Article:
In France, the process is basically the same as in Germany. An interesting note, that I don’t see mentionned, is that once the public count is done and the number of votes matches the number of voters, ballots are destroyed (except blank votes). A very sensible step as the whole process is fraud-proof and ballots could be tampered with afterwards.
In this sense, there are no recounts (except the basic maths check). You can only report to the courts irregularities in the process and there will be a new election if enough polling station were affected to swing the election.
And the process is generally not too long. The average seems to be between one and three hours so it’s almost always done way before midnight (British seems to take a very long time, if anyone cares to explain to me why ?). Of course, it helps a lot that we don’t elect a whole bunch of people on the same night (no lieutnant-governor, judges, sheriffs…), it’s always one election at a time with a dozen choices at most (and half the time it’s only two because of the two-round system).
Having used a number of different systems as I moved around the state of Maryland*, my favorite system was hand marked ballots that were scanned by machine at the voting place. My observations follow.
Old fashioned lever machines: They haven’t made them for years, so there was always a shortage of machines which led to long lines. Despite the fact that people are familiar with them, they are an un-auditable black box like electronic voting machines.
Punched card machines. They always seemed physically a little difficult to operate and a slight misalignment could result in a miscast vote. But there is a recountable paper trail and only one or two scanners is required for each polling place.
Electronic voting machines. They’re a completey un-auditable black box. They DO have the advantage of being easier to adjust for people with limited vision and other handicaps. Each voting station requires a separate machine, which means either greater expense or longer lines compared to other systems. My guess is that programming the ballots into them probably costs almost as much printing ballots and is more difficult to spot errors or fraud.
Hand counted ballots: The difficulty with hand counting ballots is that it is error-prone and slow.
Paper ballots and digital scanners would seem to be the best system that I have used with several caveats. You have to manually recount a random sampling of polling places to check for systemic fraud in the setup of the scanning machines. You have to have a good system to deal with errors and complications. How do you void ballots that have been mis-marked by accident? You have to make SURE that they aren’t added to the tallys. You have to have a system for contested/contingent voting, a way to segregate and maintain those ballots until the eligibility of the voters is determined.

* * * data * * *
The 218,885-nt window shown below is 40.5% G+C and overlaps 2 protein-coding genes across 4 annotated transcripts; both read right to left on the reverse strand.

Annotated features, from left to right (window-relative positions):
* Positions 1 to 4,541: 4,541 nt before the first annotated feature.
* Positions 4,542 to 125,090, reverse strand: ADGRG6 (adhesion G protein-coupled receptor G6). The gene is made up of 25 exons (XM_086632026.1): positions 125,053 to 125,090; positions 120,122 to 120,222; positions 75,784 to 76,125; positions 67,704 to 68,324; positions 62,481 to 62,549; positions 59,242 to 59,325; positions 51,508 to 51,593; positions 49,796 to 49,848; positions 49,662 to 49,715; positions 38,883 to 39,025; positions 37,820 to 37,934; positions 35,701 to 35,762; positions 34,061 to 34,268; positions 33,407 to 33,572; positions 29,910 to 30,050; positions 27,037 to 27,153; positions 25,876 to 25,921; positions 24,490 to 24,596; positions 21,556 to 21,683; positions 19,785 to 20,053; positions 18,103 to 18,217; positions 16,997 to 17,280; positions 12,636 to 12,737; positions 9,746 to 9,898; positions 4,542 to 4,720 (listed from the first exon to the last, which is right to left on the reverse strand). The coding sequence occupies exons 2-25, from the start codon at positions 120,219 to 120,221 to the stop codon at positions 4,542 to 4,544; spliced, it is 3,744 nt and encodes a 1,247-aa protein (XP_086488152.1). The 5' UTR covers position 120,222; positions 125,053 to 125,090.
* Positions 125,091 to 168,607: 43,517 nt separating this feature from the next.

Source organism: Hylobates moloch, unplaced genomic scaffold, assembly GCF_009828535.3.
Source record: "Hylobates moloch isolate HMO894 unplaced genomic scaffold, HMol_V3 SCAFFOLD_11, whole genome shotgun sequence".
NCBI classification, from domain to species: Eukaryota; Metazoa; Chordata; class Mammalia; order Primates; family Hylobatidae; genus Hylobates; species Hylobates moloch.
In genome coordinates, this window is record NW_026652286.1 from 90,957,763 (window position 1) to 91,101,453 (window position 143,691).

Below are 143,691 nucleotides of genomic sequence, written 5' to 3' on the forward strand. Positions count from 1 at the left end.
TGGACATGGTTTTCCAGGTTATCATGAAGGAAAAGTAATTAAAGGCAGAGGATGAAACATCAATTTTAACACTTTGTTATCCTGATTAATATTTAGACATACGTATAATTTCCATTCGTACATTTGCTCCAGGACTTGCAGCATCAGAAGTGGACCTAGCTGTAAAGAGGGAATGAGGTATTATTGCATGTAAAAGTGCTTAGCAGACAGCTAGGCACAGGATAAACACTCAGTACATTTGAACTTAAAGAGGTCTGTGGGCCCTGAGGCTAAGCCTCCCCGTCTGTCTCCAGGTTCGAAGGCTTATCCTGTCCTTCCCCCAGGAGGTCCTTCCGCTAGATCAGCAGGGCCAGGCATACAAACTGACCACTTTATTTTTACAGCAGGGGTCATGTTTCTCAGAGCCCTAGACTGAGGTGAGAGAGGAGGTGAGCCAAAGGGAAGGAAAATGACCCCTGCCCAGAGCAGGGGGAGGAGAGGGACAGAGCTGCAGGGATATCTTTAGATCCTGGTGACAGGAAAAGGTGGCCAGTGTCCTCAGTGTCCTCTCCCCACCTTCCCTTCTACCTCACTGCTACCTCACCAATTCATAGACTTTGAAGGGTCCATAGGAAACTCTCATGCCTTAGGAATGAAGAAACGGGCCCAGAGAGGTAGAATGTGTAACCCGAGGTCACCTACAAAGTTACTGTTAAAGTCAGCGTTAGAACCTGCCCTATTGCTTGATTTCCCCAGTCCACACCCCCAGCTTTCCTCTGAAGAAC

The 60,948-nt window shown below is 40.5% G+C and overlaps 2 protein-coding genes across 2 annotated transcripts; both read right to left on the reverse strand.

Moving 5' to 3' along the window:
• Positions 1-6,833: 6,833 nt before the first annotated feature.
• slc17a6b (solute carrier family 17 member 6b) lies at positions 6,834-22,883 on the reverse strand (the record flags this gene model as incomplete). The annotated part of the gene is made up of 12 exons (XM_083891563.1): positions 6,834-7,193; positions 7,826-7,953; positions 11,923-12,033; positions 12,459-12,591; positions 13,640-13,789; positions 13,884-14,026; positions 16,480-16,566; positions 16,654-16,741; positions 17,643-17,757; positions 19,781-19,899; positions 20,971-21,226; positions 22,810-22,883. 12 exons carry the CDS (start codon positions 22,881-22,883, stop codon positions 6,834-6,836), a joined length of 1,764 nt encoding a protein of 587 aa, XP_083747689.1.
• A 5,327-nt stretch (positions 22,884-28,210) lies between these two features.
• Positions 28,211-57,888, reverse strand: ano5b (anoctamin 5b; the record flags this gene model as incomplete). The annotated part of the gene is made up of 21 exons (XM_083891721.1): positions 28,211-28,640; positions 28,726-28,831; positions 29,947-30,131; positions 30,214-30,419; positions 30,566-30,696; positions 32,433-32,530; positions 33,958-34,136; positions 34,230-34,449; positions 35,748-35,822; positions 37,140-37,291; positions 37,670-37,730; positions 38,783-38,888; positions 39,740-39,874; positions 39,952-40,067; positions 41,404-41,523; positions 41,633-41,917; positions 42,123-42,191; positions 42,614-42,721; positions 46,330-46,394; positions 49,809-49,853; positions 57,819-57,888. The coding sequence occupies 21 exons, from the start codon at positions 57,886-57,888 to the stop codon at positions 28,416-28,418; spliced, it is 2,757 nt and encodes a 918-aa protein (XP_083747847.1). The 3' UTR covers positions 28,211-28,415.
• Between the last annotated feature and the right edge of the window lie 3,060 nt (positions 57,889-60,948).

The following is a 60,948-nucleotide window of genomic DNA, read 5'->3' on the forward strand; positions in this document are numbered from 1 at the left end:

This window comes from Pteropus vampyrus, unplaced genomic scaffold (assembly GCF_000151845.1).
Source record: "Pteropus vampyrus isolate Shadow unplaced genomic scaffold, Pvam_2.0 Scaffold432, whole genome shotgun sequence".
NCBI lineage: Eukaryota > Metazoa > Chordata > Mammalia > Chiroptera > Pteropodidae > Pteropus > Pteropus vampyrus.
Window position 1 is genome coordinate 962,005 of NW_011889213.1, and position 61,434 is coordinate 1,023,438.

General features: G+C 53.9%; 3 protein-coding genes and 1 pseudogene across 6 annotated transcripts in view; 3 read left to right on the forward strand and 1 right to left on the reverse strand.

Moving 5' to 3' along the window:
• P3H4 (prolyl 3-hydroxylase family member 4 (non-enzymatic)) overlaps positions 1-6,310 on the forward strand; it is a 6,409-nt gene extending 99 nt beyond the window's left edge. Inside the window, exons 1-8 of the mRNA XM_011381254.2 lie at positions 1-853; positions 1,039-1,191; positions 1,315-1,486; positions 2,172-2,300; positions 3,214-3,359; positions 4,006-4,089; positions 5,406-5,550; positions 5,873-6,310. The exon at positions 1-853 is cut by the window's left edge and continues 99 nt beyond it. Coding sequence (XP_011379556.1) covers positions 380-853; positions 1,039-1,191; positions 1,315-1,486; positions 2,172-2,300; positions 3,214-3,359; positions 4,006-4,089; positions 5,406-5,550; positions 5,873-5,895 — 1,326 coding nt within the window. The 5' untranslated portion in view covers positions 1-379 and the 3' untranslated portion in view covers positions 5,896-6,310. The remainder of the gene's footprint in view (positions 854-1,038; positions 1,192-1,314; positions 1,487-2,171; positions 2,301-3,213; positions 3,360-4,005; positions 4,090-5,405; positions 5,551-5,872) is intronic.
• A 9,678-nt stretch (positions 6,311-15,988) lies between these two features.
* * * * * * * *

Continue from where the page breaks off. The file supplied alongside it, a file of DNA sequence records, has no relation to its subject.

*It used to be that every county chose the vote system separately
That is an excellent suggestion however getting officials on board is not so easy. Our state got new optical scan machines in all larger precincts a few years ago and since they had never been used I made the same suggestion you did to our city council and asked for a random audit. They refused and told me that by state law the city was not allowed to do an audit just because they felt like it and the only way a recount could be done was if an election was close enough to be within the mandated threshold needed to trigger one. If they were correct about our state law, the state has actually made it illegal for cities to check the accuracy of the machines they use. That would need to be changed in order for your proposal to work.
I do still prefer handcounted paper ballots – I did get to participate in a hand recount eventually and it was a LOT quicker than you might expect.
The other issue is cost – it would be a LOT cheaper to pay people to count by hand than to replace millions of large pieces of aging machinery every decade or so.
Maybe, but machines can’t determine voter intent on paper ballots nearly as well as humans can. Our city uses these optical scanners and as noted last election season, we had a close race that triggered a recount that I participated in. The human beings actually counted more ballots than the machines did, as the machines didn’t count those that were filled out improperly (circles not completely filled out, or checked rather than filled in, etc). Rough estimate, we were able to count approximately 2% more votes then the scanner did.
If we’re going to keep pretending we still have a democracy here in the US, everybody’s vote deserves to be counted in every election. The only way to do that is count paper ballots by hand.
The FIRST TIME I heard that they were going to use IT technology for voting I thought they must be kidding. It is so obviously wrong ON THE FACE OF IT that I have always suspected the motives of those making that decision (although I suppose I should´t be too surprised at human laziness being a motivating force!). Anyway, it is to me just another sign of the dumbing down of America that this whole topic needs any discussion at all!!
…Voltaire would have loved political position that the machines were perfect and unable be hacked until Chavez-Venezuela bought voting machine manufacturer…
suddenly voting machines were suspect…
Clinton conflates Virginia’s switch to paper ballots with her claims that Russia hacked into voter rolls and possibly went even further. This is Clinton speaking about it on Monday at the Atlanta stop on her book tour.
So maybe we’re finally getting some benefit from the claims that the Russians were able to manipulate the election results in the United States! In reality, it’s Republicans and Democrats who manipulate election results in the U.S., but I’ll accept a victory, even if it’s for the wrong reasons.
Exactly! Clinton applauds the reduced risk of paper ballots, but of course has to muddle it all up with the dreaded Russian threat. I swear, Clinton can’t help but link almost everything to Russia now — listening to her is like plaing a constant game of 6 degrees of Kevin Bacon, except it’s 3 degrees and its Russia.
She’ll continue to play six degrees of Kevin Bacon for the rest of her life–with egg on her face the whole time.
One would think that governments would require that any software to be used in a public election must be open source – not proprietary – and that it and its application be open to public audit.